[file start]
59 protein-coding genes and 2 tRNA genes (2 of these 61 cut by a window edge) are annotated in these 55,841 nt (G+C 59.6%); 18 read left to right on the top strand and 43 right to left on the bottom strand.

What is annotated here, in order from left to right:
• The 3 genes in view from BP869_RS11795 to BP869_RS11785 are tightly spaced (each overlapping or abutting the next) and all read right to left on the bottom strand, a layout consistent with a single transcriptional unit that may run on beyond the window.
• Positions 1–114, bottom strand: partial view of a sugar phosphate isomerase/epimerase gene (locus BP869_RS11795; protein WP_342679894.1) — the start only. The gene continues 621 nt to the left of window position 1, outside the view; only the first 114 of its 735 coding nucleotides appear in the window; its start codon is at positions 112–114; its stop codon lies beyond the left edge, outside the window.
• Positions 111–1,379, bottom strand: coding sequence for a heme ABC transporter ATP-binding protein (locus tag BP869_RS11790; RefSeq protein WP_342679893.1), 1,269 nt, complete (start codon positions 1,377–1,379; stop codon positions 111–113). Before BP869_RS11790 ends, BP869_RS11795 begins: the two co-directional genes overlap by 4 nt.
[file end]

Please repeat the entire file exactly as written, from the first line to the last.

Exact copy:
59 protein-coding genes and 2 tRNA genes (2 of these 61 cut by a window edge) are annotated in these 55,841 nt (G+C 59.6%); 18 read left to right on the top strand and 43 right to left on the bottom strand.

What is annotated here, in order from left to right:
• The 3 genes in view from BP869_RS11795 to BP869_RS11785 are tightly spaced (each overlapping or abutting the next) and all read right to left on the bottom strand, a layout consistent with a single transcriptional unit that may run on beyond the window.
• Positions 1–114, bottom strand: partial view of a sugar phosphate isomerase/epimerase gene (locus BP869_RS11795; protein WP_342679894.1) — the start only. The gene continues 621 nt to the left of window position 1, outside the view; only the first 114 of its 735 coding nucleotides appear in the window; its start codon is at positions 112–114; its stop codon lies beyond the left edge, outside the window.
• Positions 111–1,379, bottom strand: coding sequence for a heme ABC transporter ATP-binding protein (locus tag BP869_RS11790; RefSeq protein WP_342679893.1), 1,269 nt, complete (start codon positions 1,377–1,379; stop codon positions 111–113). Before BP869_RS11790 ends, BP869_RS11795 begins: the two co-directional genes overlap by 4 nt.